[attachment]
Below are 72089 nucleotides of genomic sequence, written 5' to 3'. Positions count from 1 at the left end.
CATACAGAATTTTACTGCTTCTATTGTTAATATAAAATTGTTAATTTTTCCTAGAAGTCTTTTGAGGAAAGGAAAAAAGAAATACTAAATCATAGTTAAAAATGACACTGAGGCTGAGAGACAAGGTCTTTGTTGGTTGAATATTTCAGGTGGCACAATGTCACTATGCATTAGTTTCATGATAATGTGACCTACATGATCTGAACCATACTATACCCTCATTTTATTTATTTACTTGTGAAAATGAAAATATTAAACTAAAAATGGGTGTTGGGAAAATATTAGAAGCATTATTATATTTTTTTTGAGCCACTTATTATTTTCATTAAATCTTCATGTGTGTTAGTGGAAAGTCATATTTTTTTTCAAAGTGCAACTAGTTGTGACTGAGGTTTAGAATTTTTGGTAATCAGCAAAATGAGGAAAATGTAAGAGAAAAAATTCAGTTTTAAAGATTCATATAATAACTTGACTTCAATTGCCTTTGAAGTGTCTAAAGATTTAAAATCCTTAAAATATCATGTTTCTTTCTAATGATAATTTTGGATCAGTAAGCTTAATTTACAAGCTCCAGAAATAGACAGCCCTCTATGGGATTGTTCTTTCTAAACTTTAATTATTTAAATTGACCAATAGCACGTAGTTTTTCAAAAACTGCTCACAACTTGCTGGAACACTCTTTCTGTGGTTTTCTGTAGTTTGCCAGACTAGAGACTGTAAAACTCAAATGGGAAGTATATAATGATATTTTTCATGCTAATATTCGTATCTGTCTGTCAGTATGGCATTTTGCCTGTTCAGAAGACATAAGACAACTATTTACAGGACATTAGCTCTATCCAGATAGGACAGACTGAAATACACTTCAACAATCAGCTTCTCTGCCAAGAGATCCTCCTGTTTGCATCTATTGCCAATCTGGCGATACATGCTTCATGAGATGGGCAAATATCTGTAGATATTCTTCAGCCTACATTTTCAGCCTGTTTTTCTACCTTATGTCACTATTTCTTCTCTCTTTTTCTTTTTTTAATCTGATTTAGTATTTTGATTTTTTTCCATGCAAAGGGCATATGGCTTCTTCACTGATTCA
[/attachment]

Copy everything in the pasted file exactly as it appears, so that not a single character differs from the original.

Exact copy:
Below are 72089 nucleotides of genomic sequence, written 5' to 3'. Positions count from 1 at the left end.
CATACAGAATTTTACTGCTTCTATTGTTAATATAAAATTGTTAATTTTTCCTAGAAGTCTTTTGAGGAAAGGAAAAAAGAAATACTAAATCATAGTTAAAAATGACACTGAGGCTGAGAGACAAGGTCTTTGTTGGTTGAATATTTCAGGTGGCACAATGTCACTATGCATTAGTTTCATGATAATGTGACCTACATGATCTGAACCATACTATACCCTCATTTTATTTATTTACTTGTGAAAATGAAAATATTAAACTAAAAATGGGTGTTGGGAAAATATTAGAAGCATTATTATATTTTTTTTGAGCCACTTATTATTTTCATTAAATCTTCATGTGTGTTAGTGGAAAGTCATATTTTTTTTCAAAGTGCAACTAGTTGTGACTGAGGTTTAGAATTTTTGGTAATCAGCAAAATGAGGAAAATGTAAGAGAAAAAATTCAGTTTTAAAGATTCATATAATAACTTGACTTCAATTGCCTTTGAAGTGTCTAAAGATTTAAAATCCTTAAAATATCATGTTTCTTTCTAATGATAATTTTGGATCAGTAAGCTTAATTTACAAGCTCCAGAAATAGACAGCCCTCTATGGGATTGTTCTTTCTAAACTTTAATTATTTAAATTGACCAATAGCACGTAGTTTTTCAAAAACTGCTCACAACTTGCTGGAACACTCTTTCTGTGGTTTTCTGTAGTTTGCCAGACTAGAGACTGTAAAACTCAAATGGGAAGTATATAATGATATTTTTCATGCTAATATTCGTATCTGTCTGTCAGTATGGCATTTTGCCTGTTCAGAAGACATAAGACAACTATTTACAGGACATTAGCTCTATCCAGATAGGACAGACTGAAATACACTTCAACAATCAGCTTCTCTGCCAAGAGATCCTCCTGTTTGCATCTATTGCCAATCTGGCGATACATGCTTCATGAGATGGGCAAATATCTGTAGATATTCTTCAGCCTACATTTTCAGCCTGTTTTTCTACCTTATGTCACTATTTCTTCTCTCTTTTTCTTTTTTTAATCTGATTTAGTATTTTGATTTTTTTCCATGCAAAGGGCATATGGCTTCTTCACTGATTCA